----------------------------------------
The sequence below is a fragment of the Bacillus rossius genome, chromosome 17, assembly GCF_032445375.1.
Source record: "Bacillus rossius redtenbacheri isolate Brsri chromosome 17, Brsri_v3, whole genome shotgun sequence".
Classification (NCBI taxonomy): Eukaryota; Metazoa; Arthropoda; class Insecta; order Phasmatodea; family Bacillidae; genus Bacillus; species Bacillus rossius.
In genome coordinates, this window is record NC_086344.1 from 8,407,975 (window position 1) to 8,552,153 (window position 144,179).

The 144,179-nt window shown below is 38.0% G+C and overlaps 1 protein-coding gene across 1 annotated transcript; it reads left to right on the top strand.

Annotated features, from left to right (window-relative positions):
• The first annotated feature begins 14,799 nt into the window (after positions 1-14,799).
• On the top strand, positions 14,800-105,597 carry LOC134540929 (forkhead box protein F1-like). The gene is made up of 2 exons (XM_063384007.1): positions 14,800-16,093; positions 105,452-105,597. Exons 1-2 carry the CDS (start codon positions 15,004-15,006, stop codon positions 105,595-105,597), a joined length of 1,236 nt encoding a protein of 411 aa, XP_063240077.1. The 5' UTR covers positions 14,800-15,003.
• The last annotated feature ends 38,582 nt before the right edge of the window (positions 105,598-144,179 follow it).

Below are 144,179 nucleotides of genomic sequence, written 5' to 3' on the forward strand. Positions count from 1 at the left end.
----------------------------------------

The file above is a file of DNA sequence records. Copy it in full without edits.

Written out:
The sequence below is a fragment of the Bacillus rossius genome, chromosome 17, assembly GCF_032445375.1.
Source record: "Bacillus rossius redtenbacheri isolate Brsri chromosome 17, Brsri_v3, whole genome shotgun sequence".
Classification (NCBI taxonomy): Eukaryota; Metazoa; Arthropoda; class Insecta; order Phasmatodea; family Bacillidae; genus Bacillus; species Bacillus rossius.
In genome coordinates, this window is record NC_086344.1 from 8,407,975 (window position 1) to 8,552,153 (window position 144,179).

The 144,179-nt window shown below is 38.0% G+C and overlaps 1 protein-coding gene across 1 annotated transcript; it reads left to right on the top strand.

Annotated features, from left to right (window-relative positions):
• The first annotated feature begins 14,799 nt into the window (after positions 1-14,799).
• On the top strand, positions 14,800-105,597 carry LOC134540929 (forkhead box protein F1-like). The gene is made up of 2 exons (XM_063384007.1): positions 14,800-16,093; positions 105,452-105,597. Exons 1-2 carry the CDS (start codon positions 15,004-15,006, stop codon positions 105,595-105,597), a joined length of 1,236 nt encoding a protein of 411 aa, XP_063240077.1. The 5' UTR covers positions 14,800-15,003.
• The last annotated feature ends 38,582 nt before the right edge of the window (positions 105,598-144,179 follow it).

Below are 144,179 nucleotides of genomic sequence, written 5' to 3' on the forward strand. Positions count from 1 at the left end.